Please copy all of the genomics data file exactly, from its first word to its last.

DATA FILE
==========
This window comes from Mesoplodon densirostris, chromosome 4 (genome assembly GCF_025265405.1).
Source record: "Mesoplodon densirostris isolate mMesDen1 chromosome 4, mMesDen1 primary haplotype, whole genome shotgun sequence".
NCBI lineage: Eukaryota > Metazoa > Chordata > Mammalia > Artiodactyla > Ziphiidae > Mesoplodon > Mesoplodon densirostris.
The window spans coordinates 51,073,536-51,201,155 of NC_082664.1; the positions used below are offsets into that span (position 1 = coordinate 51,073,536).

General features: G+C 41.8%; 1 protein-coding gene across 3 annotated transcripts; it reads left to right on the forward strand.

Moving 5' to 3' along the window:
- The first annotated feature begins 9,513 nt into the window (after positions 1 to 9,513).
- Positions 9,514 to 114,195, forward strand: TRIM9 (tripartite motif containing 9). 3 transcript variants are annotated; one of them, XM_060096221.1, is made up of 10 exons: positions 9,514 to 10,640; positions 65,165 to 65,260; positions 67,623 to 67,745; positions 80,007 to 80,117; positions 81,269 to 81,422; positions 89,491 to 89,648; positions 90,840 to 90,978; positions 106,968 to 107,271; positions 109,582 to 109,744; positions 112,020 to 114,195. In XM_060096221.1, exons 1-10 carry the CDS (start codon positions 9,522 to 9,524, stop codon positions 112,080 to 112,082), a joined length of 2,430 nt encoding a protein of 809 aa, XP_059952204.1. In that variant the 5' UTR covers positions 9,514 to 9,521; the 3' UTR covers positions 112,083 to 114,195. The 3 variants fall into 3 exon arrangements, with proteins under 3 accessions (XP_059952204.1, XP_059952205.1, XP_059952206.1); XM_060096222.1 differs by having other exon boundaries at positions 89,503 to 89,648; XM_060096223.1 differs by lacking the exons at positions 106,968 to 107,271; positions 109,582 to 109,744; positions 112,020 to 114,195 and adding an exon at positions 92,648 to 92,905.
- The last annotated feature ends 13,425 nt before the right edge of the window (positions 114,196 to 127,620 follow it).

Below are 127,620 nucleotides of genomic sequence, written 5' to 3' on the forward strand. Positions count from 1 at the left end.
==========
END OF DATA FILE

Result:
This window comes from Mesoplodon densirostris, chromosome 4 (genome assembly GCF_025265405.1).
Source record: "Mesoplodon densirostris isolate mMesDen1 chromosome 4, mMesDen1 primary haplotype, whole genome shotgun sequence".
NCBI lineage: Eukaryota > Metazoa > Chordata > Mammalia > Artiodactyla > Ziphiidae > Mesoplodon > Mesoplodon densirostris.
The window spans coordinates 51,073,536-51,201,155 of NC_082664.1; the positions used below are offsets into that span (position 1 = coordinate 51,073,536).

General features: G+C 41.8%; 1 protein-coding gene across 3 annotated transcripts; it reads left to right on the forward strand.

Moving 5' to 3' along the window:
- The first annotated feature begins 9,513 nt into the window (after positions 1 to 9,513).
- Positions 9,514 to 114,195, forward strand: TRIM9 (tripartite motif containing 9). 3 transcript variants are annotated; one of them, XM_060096221.1, is made up of 10 exons: positions 9,514 to 10,640; positions 65,165 to 65,260; positions 67,623 to 67,745; positions 80,007 to 80,117; positions 81,269 to 81,422; positions 89,491 to 89,648; positions 90,840 to 90,978; positions 106,968 to 107,271; positions 109,582 to 109,744; positions 112,020 to 114,195. In XM_060096221.1, exons 1-10 carry the CDS (start codon positions 9,522 to 9,524, stop codon positions 112,080 to 112,082), a joined length of 2,430 nt encoding a protein of 809 aa, XP_059952204.1. In that variant the 5' UTR covers positions 9,514 to 9,521; the 3' UTR covers positions 112,083 to 114,195. The 3 variants fall into 3 exon arrangements, with proteins under 3 accessions (XP_059952204.1, XP_059952205.1, XP_059952206.1); XM_060096222.1 differs by having other exon boundaries at positions 89,503 to 89,648; XM_060096223.1 differs by lacking the exons at positions 106,968 to 107,271; positions 109,582 to 109,744; positions 112,020 to 114,195 and adding an exon at positions 92,648 to 92,905.
- The last annotated feature ends 13,425 nt before the right edge of the window (positions 114,196 to 127,620 follow it).

Below are 127,620 nucleotides of genomic sequence, written 5' to 3' on the forward strand. Positions count from 1 at the left end.